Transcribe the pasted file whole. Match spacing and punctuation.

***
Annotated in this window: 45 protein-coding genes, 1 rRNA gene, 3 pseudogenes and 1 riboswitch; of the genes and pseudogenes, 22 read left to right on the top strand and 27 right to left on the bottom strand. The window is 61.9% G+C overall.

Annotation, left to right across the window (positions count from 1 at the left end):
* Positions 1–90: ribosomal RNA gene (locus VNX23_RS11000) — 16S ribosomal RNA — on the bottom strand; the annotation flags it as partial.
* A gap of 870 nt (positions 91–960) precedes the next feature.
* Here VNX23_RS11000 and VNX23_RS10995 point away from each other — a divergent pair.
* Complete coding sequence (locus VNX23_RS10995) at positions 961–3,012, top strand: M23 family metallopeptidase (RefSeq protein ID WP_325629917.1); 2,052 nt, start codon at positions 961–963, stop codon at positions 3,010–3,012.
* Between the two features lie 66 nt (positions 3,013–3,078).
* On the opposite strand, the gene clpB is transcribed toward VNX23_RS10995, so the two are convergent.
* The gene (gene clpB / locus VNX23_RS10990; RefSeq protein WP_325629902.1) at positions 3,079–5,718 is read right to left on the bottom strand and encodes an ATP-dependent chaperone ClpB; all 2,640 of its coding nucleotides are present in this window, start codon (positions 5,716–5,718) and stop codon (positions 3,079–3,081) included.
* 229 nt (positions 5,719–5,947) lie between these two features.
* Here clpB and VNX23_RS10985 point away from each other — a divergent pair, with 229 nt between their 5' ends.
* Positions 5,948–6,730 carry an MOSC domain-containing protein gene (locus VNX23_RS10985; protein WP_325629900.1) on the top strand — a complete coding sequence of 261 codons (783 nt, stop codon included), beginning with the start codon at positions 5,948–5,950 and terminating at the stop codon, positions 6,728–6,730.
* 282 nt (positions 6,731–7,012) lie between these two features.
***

Annotated in this window: 45 protein-coding genes, 1 rRNA gene, 3 pseudogenes and 1 riboswitch; of the genes and pseudogenes, 22 read left to right on the top strand and 27 right to left on the bottom strand. The window is 61.9% G+C overall.

Annotation, left to right across the window (positions count from 1 at the left end):
* Positions 1–90: ribosomal RNA gene (locus VNX23_RS11000) — 16S ribosomal RNA — on the bottom strand; the annotation flags it as partial.
* A gap of 870 nt (positions 91–960) precedes the next feature.
* Here VNX23_RS11000 and VNX23_RS10995 point away from each other — a divergent pair.
* Complete coding sequence (locus VNX23_RS10995) at positions 961–3,012, top strand: M23 family metallopeptidase (RefSeq protein ID WP_325629917.1); 2,052 nt, start codon at positions 961–963, stop codon at positions 3,010–3,012.
* Between the two features lie 66 nt (positions 3,013–3,078).
* On the opposite strand, the gene clpB is transcribed toward VNX23_RS10995, so the two are convergent.
* The gene (gene clpB / locus VNX23_RS10990; RefSeq protein WP_325629902.1) at positions 3,079–5,718 is read right to left on the bottom strand and encodes an ATP-dependent chaperone ClpB; all 2,640 of its coding nucleotides are present in this window, start codon (positions 5,716–5,718) and stop codon (positions 3,079–3,081) included.
* 229 nt (positions 5,719–5,947) lie between these two features.
* Here clpB and VNX23_RS10985 point away from each other — a divergent pair, with 229 nt between their 5' ends.
* Positions 5,948–6,730 carry an MOSC domain-containing protein gene (locus VNX23_RS10985; protein WP_325629900.1) on the top strand — a complete coding sequence of 261 codons (783 nt, stop codon included), beginning with the start codon at positions 5,948–5,950 and terminating at the stop codon, positions 6,728–6,730.
* 282 nt (positions 6,731–7,012) lie between these two features.